So part of my elimination rounds – a more sporting term for “mulling” – was looking for a reinforcement of speed genes and quick flex ability, rather than strength and stamina.  The end of my mulling has been A Rocknroll Dance, and it is the combination of several factors. First, I like the match in terms of pedigree. The Western Hanover line seems to be competing with the revived Direct Scooter line as the “line of speed”. That is from a siring perspective. But for an overall match this is something quite new for me, considering how many times Wendymae Hanover pops up (3f,5m, x 4m) but this is more breeding to strong mares – both Wendymae Hanover (and her maternal package) and Rich N Elegant (and her maternal package) are coming close up.

You know I am a great admirer of strong maternal influences and much as the strong engine room sires and damsires. So I like seeing Overtrick in good places on this match.

The mare’s bottom line feeds into this in a less obvious way. Back further there are more synergies and duplication from good lines. But my focus is bringing speed and ability in, to update the family rather than reach backwards. So it is a fairly new and exciting breeding in that regard.

On type, I have kept a close eye on the foals A Rocknroll Dance is producing, including the filly I have out in the paddock here. He really stamps his mark as a sire on type – proportioned and athletic. That doesn’t mean all his foals are like that, but like some other successful sires, many of his offspring have a similar look. Signs of a sire that can make it? I don’t know but I think many breeders and buyers will take a chance on it.


A Rocknroll Dance x Nostalgiic Franco




Zenterfold x Art Major

I’m breeding just two mares this year, Nostalgic Franco and Zenterfold. The other two (Dreamy Romance and The Blue Lotus) are having a year off. That gets them an earlier start next time, but it also takes some financial  pressure off.

Last blog I shared once again the simple formula that helps me work out these things. And one of the biggest considerations is “what is this breeding for?” The answer may be varied, complex, simple or even “I don’t know but I just want to do it!” But at least you have thought about the possible purpose – which can influence what sire you may choose from a number of sires with a suitable pedigree match, or how much money you spend, and so on.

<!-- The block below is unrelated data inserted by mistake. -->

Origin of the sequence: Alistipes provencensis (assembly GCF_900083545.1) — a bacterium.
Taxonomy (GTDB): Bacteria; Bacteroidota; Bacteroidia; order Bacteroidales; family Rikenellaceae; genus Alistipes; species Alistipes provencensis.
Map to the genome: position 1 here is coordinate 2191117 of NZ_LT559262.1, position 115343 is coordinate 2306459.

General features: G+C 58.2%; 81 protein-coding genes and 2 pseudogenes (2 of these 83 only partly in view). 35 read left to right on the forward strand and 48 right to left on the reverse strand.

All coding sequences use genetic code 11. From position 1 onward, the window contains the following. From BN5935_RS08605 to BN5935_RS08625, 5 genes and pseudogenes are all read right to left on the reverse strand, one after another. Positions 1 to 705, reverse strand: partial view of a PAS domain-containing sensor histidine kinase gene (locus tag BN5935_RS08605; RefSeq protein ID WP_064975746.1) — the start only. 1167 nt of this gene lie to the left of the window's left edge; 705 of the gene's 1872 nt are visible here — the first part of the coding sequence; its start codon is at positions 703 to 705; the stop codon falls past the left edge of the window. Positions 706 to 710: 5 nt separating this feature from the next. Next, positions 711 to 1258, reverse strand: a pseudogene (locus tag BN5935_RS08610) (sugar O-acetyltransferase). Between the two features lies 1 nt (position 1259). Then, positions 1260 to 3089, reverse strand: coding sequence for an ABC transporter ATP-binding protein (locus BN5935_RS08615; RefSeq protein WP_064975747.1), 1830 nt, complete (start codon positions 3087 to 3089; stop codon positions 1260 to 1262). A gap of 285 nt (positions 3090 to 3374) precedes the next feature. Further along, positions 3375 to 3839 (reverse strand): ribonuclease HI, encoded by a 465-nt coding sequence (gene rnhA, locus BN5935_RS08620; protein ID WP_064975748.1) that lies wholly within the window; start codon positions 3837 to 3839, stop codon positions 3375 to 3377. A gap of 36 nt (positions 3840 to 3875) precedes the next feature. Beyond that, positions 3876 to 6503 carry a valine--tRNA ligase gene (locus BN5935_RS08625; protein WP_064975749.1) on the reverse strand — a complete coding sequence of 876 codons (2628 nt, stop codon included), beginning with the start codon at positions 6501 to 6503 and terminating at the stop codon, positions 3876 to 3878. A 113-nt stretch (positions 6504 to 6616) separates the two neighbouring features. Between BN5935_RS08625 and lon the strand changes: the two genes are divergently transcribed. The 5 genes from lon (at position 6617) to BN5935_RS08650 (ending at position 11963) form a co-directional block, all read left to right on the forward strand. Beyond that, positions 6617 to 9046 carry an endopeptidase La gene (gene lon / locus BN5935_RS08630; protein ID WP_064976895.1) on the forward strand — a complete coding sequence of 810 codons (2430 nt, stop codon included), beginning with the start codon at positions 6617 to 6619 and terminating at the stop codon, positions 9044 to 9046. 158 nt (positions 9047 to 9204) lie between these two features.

Bee with Zenterfold May 2014

Bee with Zenterfold May 2014

For me, the aim with both these mares is to breed a foal that may be commercial enough to sell at yearling sales. That’s given me enough scope of sires to choose from, and with Zenterfold a wider range because she is a proven breeder of commercial foals and has a good track record of performers. In the past I have had the same aim, but selected a suitable sire from the borderline commercial sires in terms of yearling sales – Grinfromeartoear (x2) and Real Desire. I bred Tintin In America when McArdle was very new and unproven (which worked out well for me, less so for McArdle who has struggled to define himself as a sire). And last time I tried to go more commercial and more expensive with Rocknroll Heaven, only to come away with a lower return (but selling a really nice filly).

That’s all water under the bridge and winners on the track now. This time I am playing safer, with Art Major.  It is my most conservative selection ever, but also my most expensive. So there is risk involved for sure.

However there is a lot more to the equation than just the potential commercial appeal of a foal. The match still needs to be right on a range of other grounds – as the equation says: what the sire offers, what the mare offers, how that works in combination, and the effort that goes into developing a foal.

Art Major has several elements in his pedigree that I believe match really well with Zenterfold, and what I have learned about her breeding.

  • Starting with the top line, he is a son of Artsplace, as is Grinfromeartoear, and I was particularly pleased with the two foals I bred by Grin. So that gives me some confidence.